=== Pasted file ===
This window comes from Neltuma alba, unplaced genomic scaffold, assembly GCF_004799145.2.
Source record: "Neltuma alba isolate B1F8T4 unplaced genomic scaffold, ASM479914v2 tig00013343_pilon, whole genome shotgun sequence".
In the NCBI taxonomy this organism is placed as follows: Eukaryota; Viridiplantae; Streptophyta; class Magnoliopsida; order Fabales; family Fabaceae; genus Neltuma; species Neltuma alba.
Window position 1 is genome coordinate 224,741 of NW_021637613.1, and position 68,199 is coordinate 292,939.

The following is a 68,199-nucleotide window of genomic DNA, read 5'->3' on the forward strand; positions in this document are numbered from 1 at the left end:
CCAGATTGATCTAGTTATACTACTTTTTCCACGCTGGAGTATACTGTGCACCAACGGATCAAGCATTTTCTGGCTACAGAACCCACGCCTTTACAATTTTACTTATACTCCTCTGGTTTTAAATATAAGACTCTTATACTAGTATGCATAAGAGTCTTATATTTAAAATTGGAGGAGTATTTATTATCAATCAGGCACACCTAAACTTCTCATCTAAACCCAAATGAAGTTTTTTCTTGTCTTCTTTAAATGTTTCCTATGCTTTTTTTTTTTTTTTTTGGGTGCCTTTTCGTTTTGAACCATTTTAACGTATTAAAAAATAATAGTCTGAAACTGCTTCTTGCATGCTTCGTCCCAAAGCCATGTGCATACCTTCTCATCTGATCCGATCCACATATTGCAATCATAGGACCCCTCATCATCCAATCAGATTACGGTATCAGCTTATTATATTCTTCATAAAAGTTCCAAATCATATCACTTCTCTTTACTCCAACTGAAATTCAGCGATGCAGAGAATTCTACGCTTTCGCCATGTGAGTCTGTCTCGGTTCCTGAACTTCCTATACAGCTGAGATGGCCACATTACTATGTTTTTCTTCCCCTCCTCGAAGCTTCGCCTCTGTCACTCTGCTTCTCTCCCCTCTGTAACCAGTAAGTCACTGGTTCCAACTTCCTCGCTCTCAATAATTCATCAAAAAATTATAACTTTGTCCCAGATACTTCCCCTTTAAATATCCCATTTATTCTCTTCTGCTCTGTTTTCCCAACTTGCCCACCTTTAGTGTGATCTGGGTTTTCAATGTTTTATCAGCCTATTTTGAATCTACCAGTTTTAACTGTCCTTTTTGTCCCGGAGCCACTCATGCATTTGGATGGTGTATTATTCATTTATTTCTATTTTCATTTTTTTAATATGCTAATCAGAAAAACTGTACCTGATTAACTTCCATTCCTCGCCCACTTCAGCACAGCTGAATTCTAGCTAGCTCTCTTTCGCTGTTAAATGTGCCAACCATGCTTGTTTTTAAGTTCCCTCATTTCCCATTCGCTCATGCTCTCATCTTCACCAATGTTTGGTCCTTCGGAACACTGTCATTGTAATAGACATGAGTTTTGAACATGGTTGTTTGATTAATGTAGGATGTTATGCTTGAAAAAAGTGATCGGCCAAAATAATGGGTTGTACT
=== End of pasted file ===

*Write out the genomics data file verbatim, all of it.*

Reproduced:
This window comes from Neltuma alba, unplaced genomic scaffold, assembly GCF_004799145.2.
Source record: "Neltuma alba isolate B1F8T4 unplaced genomic scaffold, ASM479914v2 tig00013343_pilon, whole genome shotgun sequence".
In the NCBI taxonomy this organism is placed as follows: Eukaryota; Viridiplantae; Streptophyta; class Magnoliopsida; order Fabales; family Fabaceae; genus Neltuma; species Neltuma alba.
Window position 1 is genome coordinate 224,741 of NW_021637613.1, and position 68,199 is coordinate 292,939.

The following is a 68,199-nucleotide window of genomic DNA, read 5'->3' on the forward strand; positions in this document are numbered from 1 at the left end:
CCAGATTGATCTAGTTATACTACTTTTTCCACGCTGGAGTATACTGTGCACCAACGGATCAAGCATTTTCTGGCTACAGAACCCACGCCTTTACAATTTTACTTATACTCCTCTGGTTTTAAATATAAGACTCTTATACTAGTATGCATAAGAGTCTTATATTTAAAATTGGAGGAGTATTTATTATCAATCAGGCACACCTAAACTTCTCATCTAAACCCAAATGAAGTTTTTTCTTGTCTTCTTTAAATGTTTCCTATGCTTTTTTTTTTTTTTTTTGGGTGCCTTTTCGTTTTGAACCATTTTAACGTATTAAAAAATAATAGTCTGAAACTGCTTCTTGCATGCTTCGTCCCAAAGCCATGTGCATACCTTCTCATCTGATCCGATCCACATATTGCAATCATAGGACCCCTCATCATCCAATCAGATTACGGTATCAGCTTATTATATTCTTCATAAAAGTTCCAAATCATATCACTTCTCTTTACTCCAACTGAAATTCAGCGATGCAGAGAATTCTACGCTTTCGCCATGTGAGTCTGTCTCGGTTCCTGAACTTCCTATACAGCTGAGATGGCCACATTACTATGTTTTTCTTCCCCTCCTCGAAGCTTCGCCTCTGTCACTCTGCTTCTCTCCCCTCTGTAACCAGTAAGTCACTGGTTCCAACTTCCTCGCTCTCAATAATTCATCAAAAAATTATAACTTTGTCCCAGATACTTCCCCTTTAAATATCCCATTTATTCTCTTCTGCTCTGTTTTCCCAACTTGCCCACCTTTAGTGTGATCTGGGTTTTCAATGTTTTATCAGCCTATTTTGAATCTACCAGTTTTAACTGTCCTTTTTGTCCCGGAGCCACTCATGCATTTGGATGGTGTATTATTCATTTATTTCTATTTTCATTTTTTTAATATGCTAATCAGAAAAACTGTACCTGATTAACTTCCATTCCTCGCCCACTTCAGCACAGCTGAATTCTAGCTAGCTCTCTTTCGCTGTTAAATGTGCCAACCATGCTTGTTTTTAAGTTCCCTCATTTCCCATTCGCTCATGCTCTCATCTTCACCAATGTTTGGTCCTTCGGAACACTGTCATTGTAATAGACATGAGTTTTGAACATGGTTGTTTGATTAATGTAGGATGTTATGCTTGAAAAAAGTGATCGGCCAAAATAATGGGTTGTACT